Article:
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J Health Popul Nutr. Dec 2007; 25(4): 456–464.
PMCID: PMC2754020

Sociodemographic Characteristics of Tobacco Consumers in a Rural Area of Bangladesh

Abstract

Bangladesh typifies many developing countries experiencing an increasing trend in tobacco consumption. However, little is known about the general pattern of tobacco consumption and about population groups who are more prone to tobacco consumption. This paper aimed at generating knowledge on tobacco consumption, especially emphasizing the identification of sociodemographic groups who are more prone to tobacco consumption vis-à-vis tobacco-related health consequences in a remote rural area in Bangladesh. Information on the tobacco consumption status of 6,618 individuals (52.1% males, 47.9% females), aged over 15 years, was collected in 1994. Both univariate and multivariate analyses were done. Individuals were categorized as consumers if they consumed tobacco in any form at all, i.e. smoke or chew. The independent variables included various characteristics of individuals and households. Overall, 43.4% of the study subjects consumed tobacco. Males were 9.38 times more likely to consume tobacco than their female counterparts. Individuals with no education were 3.62 times more likely to consume tobacco than those who had completed six or more years of schooling, and the poor were almost twice as likely to consume tobacco than the rich. Tobacco consumption in both smoke and chewing form has been a part of household consumption in Bangladesh from time immemorial. Only aggressive anti-tobacco programmes on various fronts may salvage the vulnerable groups from the menace of tobacco consumption in Bangladesh.

Key words: Health outcomes, Tobacco, Tobacco consumption, Bangladesh

INTRODUCTION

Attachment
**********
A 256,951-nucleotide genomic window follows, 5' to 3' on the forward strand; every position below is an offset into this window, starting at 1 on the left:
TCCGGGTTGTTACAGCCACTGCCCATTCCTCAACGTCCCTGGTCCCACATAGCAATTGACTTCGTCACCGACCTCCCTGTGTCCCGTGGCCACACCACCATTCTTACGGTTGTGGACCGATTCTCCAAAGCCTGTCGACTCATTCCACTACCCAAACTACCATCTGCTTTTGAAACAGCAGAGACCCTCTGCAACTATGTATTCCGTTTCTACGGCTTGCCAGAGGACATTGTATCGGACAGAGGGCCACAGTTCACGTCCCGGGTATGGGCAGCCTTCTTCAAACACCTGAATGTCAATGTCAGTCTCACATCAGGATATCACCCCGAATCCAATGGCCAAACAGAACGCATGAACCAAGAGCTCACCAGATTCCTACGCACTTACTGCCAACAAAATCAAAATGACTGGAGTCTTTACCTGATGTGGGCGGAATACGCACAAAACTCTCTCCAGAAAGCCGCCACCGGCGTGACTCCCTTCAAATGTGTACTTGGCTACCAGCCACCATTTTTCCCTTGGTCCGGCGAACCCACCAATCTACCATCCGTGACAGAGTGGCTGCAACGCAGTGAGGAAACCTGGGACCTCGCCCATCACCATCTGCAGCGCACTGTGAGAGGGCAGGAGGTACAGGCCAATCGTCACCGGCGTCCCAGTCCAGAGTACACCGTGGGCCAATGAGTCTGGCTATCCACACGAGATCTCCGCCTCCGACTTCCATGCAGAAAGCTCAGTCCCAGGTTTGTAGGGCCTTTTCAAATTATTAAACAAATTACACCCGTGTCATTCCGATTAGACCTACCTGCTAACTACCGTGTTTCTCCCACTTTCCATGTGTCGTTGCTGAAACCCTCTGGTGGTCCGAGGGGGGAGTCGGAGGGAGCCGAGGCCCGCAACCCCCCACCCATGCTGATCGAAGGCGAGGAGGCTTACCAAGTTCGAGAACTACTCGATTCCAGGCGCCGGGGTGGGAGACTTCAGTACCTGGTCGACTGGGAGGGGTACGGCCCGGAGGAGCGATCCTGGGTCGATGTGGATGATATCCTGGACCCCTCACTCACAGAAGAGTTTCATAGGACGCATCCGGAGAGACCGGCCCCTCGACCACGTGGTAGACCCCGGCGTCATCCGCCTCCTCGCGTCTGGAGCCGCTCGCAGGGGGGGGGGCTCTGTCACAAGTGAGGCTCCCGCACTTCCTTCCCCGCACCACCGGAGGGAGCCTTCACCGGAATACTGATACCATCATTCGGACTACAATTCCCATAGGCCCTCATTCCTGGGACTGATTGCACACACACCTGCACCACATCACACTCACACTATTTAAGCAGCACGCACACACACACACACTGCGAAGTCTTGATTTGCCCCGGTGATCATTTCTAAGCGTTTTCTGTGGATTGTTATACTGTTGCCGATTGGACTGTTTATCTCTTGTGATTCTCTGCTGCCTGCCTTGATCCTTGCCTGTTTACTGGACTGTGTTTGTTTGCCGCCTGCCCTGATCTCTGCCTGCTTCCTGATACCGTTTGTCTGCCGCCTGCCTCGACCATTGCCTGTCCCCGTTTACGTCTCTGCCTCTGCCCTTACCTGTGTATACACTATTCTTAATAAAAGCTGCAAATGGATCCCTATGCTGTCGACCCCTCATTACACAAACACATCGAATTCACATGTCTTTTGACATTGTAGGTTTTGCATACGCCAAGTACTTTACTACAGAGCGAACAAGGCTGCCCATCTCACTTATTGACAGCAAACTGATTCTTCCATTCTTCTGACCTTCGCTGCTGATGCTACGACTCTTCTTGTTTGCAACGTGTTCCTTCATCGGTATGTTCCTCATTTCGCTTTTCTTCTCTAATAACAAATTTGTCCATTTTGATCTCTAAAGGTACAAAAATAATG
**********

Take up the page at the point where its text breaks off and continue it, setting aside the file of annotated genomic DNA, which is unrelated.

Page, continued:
Tobacco-use results in both health and economic costs that are large and growing. Smoking kills one in 10 people worldwide; one in two long-term smokers dies from the habit (1,2). By 2030, smoking is expected to be the single biggest cause of death worldwide, resulting in one in six deaths and killing 10 million people (3). Apart from premature mortality, prolonged smoking also causes considerable disability (3).

Results of research indicate that cigarette smoking causes cancer of the lung, larynx, oral cavity, and oesophagus and is significantly associated with pancreas, urinary bladder, stomach, and kidney cancers in both men and women (4,3). Smoking is also associated with ischaemic heart disease and other vascular diseases, including heart attacks, strokes, and other diseases of the arteries or veins and is the leading cause of chronic bronchitis and emphysema (37).

About one-third of the global population aged over 15 years—1.1 billion people—are smokers. Of these smokers, 800 million are in developing countries (3). Existing data suggest that, globally, men are more likely to smoke than women (47% vs 12%) (4). Men from the developing world smoke more in proportion (48%) than men from the developed world (42%). However, the pattern is opposite for women—7% in the developing world versus 24% in the developed world. Although the impact of tobacco-related diseases and death had until recently been a problem primarily for developed countries, smoking has, to some extent, been brought under control through tougher legislation and increasing awareness in the developed world (4).

Transnational tobacco companies are now aggressively targeting developing countries, including Bangladesh (3), where health information is less well-known, to promote smoking (8). The World Health Organization estimates that, by the mid-2020s, about 85% of the world's smokers will be in the poorer countries, and seven in every 10 tobacco-related deaths will be in these countries (3).

Bangladesh is already experiencing an increasing number of cancer cases; there was a 10-fold increase of cases between 1960 and 1980. Part of the reason for this increase could also be the availability of better diagnosis and/or increased contact with healthcare providers. However, the Bangladesh Cancer Society estimates that a significant proportion of all cancers in Bangladesh are related to tobacco (9,10). A study in Dhaka concluded that tobacco consumption—either through chewing or smoking—was an important factor in the development of oral cancer (11). Smoking has also been named as an important risk factor for heart disease among male patients in their 40s and 50s in Bangladesh (9).

Information on the general pattern of tobacco consumption in Bangladesh is sparse. Little is known about the vulnerability of any sociodemographic group to tobacco consumption and related health consequences. If a particular group of population is more inclined towards tobacco consumption, that group will suffer most from the effects leading to an inequitable situation. Thus, it is important to know the existence of any vulnerable groups to develop appropriate targeted interventions to reduce inequity in the society.